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SH Municipal Court to offer amnesty on unpaid fines


November 8, 2016

The Sweet Home Municipal Court will begin offering amnesty on fine payments for anyone who is in collections in January.

The Sweet Home City Council approved the program 7-0 during its regular meeting held Oct. 25.

The Sweet Home Municipal Court has turned over some $2.9 million in fines and fees to collections through Valley Credit Services, said Finance Director Pat Gray. “To help clear out these accounts and help some people get their driver’s licenses back, the court would like to offer a one-time amnesty program to people who are in collections with non-judgment accounts.”

If they pay 50 percent on an account, the city will write off 50 percent as noncollectable, Gray said. That person will then have an opportunity to reinstate his or her driver’s license if it was suspended because of the delinquency.

“A collection agency can hang onto an account for up to 20 years,” said Court Clerk Elisha Wilson.

When convicted, people are not required to pay their fines immediately, Wilson said. They can make the payment the following month, and they can set up payment plans.

Most people don’t pay, though, she said, and when they don’t, their fines and fees are turned over to collections.

Their licenses are typically suspended.

This program gives them an opportunity to get back their licenses, Wilson said, so they can get jobs and drive to work.

It helps the court out too, she said. “This helps us to clean up our house a bit. They’re still held responsible.”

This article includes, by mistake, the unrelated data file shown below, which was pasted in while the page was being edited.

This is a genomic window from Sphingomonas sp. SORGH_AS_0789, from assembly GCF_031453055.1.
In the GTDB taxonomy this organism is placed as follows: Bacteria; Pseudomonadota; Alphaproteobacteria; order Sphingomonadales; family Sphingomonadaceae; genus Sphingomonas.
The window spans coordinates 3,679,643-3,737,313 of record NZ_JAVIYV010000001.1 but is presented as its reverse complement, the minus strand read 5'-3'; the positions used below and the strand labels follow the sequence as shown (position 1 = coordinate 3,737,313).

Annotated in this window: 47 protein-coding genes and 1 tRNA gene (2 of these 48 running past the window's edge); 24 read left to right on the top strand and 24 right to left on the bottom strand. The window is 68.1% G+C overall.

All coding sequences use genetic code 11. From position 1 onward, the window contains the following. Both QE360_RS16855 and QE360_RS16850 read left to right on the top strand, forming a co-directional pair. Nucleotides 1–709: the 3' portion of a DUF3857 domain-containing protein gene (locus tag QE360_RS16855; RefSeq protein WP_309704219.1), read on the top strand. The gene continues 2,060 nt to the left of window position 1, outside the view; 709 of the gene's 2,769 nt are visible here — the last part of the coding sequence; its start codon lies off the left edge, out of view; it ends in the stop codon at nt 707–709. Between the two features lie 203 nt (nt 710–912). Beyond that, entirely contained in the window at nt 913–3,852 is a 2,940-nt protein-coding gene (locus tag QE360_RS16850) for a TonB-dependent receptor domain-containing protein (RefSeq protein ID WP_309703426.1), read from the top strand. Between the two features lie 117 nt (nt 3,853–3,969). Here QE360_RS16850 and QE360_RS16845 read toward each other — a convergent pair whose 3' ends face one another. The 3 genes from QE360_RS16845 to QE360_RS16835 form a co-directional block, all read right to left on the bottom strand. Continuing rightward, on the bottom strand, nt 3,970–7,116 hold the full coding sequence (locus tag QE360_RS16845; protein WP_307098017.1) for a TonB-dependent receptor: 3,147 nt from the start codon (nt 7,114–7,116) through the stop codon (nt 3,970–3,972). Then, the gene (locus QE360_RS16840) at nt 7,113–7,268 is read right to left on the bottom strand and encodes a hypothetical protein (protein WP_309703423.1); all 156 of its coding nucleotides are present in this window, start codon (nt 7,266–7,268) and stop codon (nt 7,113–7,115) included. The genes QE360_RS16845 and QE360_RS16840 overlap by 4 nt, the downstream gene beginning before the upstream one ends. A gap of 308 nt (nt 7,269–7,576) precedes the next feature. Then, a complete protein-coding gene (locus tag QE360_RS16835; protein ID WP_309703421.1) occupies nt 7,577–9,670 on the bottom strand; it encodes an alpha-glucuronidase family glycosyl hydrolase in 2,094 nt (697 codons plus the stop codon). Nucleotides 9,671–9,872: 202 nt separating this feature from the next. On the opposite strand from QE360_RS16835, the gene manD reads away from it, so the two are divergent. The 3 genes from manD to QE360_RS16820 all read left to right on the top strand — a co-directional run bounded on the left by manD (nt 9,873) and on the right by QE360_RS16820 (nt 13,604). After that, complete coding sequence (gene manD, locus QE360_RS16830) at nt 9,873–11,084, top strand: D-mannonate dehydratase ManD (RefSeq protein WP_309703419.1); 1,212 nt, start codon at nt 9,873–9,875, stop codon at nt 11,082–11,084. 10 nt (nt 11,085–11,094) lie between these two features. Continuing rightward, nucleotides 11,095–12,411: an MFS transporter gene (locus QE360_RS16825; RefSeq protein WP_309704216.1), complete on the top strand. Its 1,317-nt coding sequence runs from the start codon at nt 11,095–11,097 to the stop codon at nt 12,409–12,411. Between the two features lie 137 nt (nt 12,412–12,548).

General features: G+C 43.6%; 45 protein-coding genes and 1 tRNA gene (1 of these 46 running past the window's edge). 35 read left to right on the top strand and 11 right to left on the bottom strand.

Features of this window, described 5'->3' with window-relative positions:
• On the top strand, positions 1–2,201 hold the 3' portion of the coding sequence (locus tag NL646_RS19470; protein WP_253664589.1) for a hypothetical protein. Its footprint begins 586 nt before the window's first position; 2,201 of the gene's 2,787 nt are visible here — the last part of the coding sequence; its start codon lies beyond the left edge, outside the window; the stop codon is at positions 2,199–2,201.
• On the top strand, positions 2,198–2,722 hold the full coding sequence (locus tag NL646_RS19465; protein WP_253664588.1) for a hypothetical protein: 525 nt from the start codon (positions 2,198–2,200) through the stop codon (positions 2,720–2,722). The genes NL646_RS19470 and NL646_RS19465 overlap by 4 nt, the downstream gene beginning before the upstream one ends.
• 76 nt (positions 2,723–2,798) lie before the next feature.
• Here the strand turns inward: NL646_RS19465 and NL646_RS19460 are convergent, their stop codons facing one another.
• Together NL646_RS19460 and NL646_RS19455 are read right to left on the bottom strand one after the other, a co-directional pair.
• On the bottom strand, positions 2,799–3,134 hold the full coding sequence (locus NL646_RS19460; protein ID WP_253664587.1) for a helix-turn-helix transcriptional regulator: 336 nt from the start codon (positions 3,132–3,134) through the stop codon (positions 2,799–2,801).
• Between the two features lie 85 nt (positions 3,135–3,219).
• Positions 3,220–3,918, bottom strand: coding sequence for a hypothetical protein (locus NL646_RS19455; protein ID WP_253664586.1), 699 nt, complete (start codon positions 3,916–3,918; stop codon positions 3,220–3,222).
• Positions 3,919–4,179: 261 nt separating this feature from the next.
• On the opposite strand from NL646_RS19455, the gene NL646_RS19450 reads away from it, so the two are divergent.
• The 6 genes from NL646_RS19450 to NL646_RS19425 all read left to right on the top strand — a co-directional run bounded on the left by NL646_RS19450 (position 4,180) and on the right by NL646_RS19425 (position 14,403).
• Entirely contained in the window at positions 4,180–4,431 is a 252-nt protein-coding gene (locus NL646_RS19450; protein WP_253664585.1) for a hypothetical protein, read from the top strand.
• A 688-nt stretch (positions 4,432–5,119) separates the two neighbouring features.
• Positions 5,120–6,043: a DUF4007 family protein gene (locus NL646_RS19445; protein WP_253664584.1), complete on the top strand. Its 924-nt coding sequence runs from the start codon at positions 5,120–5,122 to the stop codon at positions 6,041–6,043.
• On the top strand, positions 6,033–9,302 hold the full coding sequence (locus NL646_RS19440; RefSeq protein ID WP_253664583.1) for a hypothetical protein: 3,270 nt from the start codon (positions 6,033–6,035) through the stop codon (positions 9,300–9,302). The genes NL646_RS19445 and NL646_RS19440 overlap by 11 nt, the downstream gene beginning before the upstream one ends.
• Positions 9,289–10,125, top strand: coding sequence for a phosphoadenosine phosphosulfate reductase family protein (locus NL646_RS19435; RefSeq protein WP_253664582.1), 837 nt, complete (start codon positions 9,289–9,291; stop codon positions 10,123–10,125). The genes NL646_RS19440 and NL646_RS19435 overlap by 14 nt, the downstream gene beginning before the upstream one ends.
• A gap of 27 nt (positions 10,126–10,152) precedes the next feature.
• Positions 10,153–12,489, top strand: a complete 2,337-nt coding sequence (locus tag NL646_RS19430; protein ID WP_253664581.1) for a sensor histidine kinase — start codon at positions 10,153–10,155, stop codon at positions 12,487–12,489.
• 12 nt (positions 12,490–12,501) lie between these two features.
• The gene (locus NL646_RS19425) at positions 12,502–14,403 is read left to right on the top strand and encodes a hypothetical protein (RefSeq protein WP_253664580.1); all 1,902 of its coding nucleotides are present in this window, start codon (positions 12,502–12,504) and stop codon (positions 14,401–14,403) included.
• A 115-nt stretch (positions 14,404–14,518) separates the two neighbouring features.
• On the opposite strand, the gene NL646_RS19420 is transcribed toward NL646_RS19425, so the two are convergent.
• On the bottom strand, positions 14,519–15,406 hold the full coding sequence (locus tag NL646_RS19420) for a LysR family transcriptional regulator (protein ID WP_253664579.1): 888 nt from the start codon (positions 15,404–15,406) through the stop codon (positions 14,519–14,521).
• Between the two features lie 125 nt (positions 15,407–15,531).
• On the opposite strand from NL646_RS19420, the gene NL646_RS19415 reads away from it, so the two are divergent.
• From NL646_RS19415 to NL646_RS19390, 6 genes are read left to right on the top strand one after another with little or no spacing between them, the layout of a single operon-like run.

Anyone who is in collections will receive a notice prior to Jan. 1, Gray said. The program will be available through April 30.

It applies only to accounts that do not have judgments against them with the collection agency, Gray said. Payments may be made in cash, money order, cashier’s check, Visa or Mastercard.

The program does not negate Division of Motor Vehicles fees for reinstatement.

In September, the Municipal Court judge imposed $22,000 in new accounts receivable. The court collected $10,500. The court received $11,750 from collections.

The court has about $1.3 million in outstanding accounts receivable.

Seven misdemeanors and 20 violations were filed in Municipal Court in September.

For more information, call the Municipal Court office at (541) 367-4660.

Jury Duty Changes

In other business, the Municipal Court is changing the way it calls residents to serve on juries.

No longer will they be required to serve for six months, Wilson said.

Instead of selecting 500 names to provide jurors over a three-year period, she is sending out 50 postcards, which contain a questionnaire for an upcoming jury trial.

From the pool of 50, the court will pick 16 to potentially serve, Wilson said. The term of service is one month. Jurors now call in and are notified a week earlier if they must serve.

The court used to mail letters and questionnaires to 500 people in the old system, Wilson said. Typically, about 125 would return the questionnaires.

Of those who do not, some say they have medical issues, work or children, Wilson said. Some flat refuse.

In any case, the judge prefers willing jurors, she said.

The new system will save money, “and it saves me a lot of time trying to fold,” Wilson said.

The Municipal Court uses lists compiled by Linn County to randomly choose Sweet Home jurors, Wilson said.


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